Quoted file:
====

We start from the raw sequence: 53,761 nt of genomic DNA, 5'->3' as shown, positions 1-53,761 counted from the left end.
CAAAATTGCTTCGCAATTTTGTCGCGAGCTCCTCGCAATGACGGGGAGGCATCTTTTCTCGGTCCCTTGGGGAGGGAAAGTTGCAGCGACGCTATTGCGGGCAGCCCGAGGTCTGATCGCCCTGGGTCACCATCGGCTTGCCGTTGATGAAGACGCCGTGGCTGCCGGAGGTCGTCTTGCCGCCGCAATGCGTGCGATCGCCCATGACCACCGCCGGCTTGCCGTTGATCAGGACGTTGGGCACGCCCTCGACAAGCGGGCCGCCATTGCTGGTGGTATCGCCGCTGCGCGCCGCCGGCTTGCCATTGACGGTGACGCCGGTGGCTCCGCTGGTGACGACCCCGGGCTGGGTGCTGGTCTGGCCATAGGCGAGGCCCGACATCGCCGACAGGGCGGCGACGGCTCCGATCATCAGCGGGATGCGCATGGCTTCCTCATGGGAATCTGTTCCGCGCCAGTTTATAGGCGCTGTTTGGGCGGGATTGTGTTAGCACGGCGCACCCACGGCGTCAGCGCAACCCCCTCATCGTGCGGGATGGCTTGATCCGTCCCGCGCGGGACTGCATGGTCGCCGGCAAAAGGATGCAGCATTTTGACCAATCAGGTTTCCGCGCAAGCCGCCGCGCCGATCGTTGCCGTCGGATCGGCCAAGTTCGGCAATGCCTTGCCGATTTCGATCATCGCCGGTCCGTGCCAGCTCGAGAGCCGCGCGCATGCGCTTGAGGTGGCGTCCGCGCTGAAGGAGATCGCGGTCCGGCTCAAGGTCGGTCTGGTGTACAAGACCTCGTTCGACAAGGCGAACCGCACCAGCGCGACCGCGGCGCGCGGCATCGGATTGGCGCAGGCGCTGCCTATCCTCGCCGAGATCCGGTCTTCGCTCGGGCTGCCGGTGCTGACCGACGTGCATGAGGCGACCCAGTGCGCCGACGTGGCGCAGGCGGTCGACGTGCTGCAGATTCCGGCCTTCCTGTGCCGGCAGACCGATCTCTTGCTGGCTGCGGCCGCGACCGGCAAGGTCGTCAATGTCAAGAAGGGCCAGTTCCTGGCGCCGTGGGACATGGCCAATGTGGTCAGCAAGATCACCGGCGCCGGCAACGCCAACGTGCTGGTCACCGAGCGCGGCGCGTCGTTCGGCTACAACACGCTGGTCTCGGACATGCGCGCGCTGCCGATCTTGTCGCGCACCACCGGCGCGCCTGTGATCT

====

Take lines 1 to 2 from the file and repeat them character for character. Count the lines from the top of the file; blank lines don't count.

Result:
We start from the raw sequence: 53,761 nt of genomic DNA, 5'->3' as shown, positions 1-53,761 counted from the left end.
CAAAATTGCTTCGCAATTTTGTCGCGAGCTCCTCGCAATGACGGGGAGGCATCTTTTCTCGGTCCCTTGGGGAGGGAAAGTTGCAGCGACGCTATTGCGGGCAGCCCGAGGTCTGATCGCCCTGGGTCACCATCGGCTTGCCGTTGATGAAGACGCCGTGGCTGCCGGAGGTCGTCTTGCCGCCGCAATGCGTGCGATCGCCCATGACCACCGCCGGCTTGCCGTTGATCAGGACGTTGGGCACGCCCTCGACAAGCGGGCCGCCATTGCTGGTGGTATCGCCGCTGCGCGCCGCCGGCTTGCCATTGACGGTGACGCCGGTGGCTCCGCTGGTGACGACCCCGGGCTGGGTGCTGGTCTGGCCATAGGCGAGGCCCGACATCGCCGACAGGGCGGCGACGGCTCCGATCATCAGCGGGATGCGCATGGCTTCCTCATGGGAATCTGTTCCGCGCCAGTTTATAGGCGCTGTTTGGGCGGGATTGTGTTAGCACGGCGCACCCACGGCGTCAGCGCAACCCCCTCATCGTGCGGGATGGCTTGATCCGTCCCGCGCGGGACTGCATGGTCGCCGGCAAAAGGATGCAGCATTTTGACCAATCAGGTTTCCGCGCAAGCCGCCGCGCCGATCGTTGCCGTCGGATCGGCCAAGTTCGGCAATGCCTTGCCGATTTCGATCATCGCCGGTCCGTGCCAGCTCGAGAGCCGCGCGCATGCGCTTGAGGTGGCGTCCGCGCTGAAGGAGATCGCGGTCCGGCTCAAGGTCGGTCTGGTGTACAAGACCTCGTTCGACAAGGCGAACCGCACCAGCGCGACCGCGGCGCGCGGCATCGGATTGGCGCAGGCGCTGCCTATCCTCGCCGAGATCCGGTCTTCGCTCGGGCTGCCGGTGCTGACCGACGTGCATGAGGCGACCCAGTGCGCCGACGTGGCGCAGGCGGTCGACGTGCTGCAGATTCCGGCCTTCCTGTGCCGGCAGACCGATCTCTTGCTGGCTGCGGCCGCGACCGGCAAGGTCGTCAATGTCAAGAAGGGCCAGTTCCTGGCGCCGTGGGACATGGCCAATGTGGTCAGCAAGATCACCGGCGCCGGCAACGCCAACGTGCTGGTCACCGAGCGCGGCGCGTCGTTCGGCTACAACACGCTGGTCTCGGACATGCGCGCGCTGCCGATCTTGTCGCGCACCACCGGCGCGCCTGTGATCT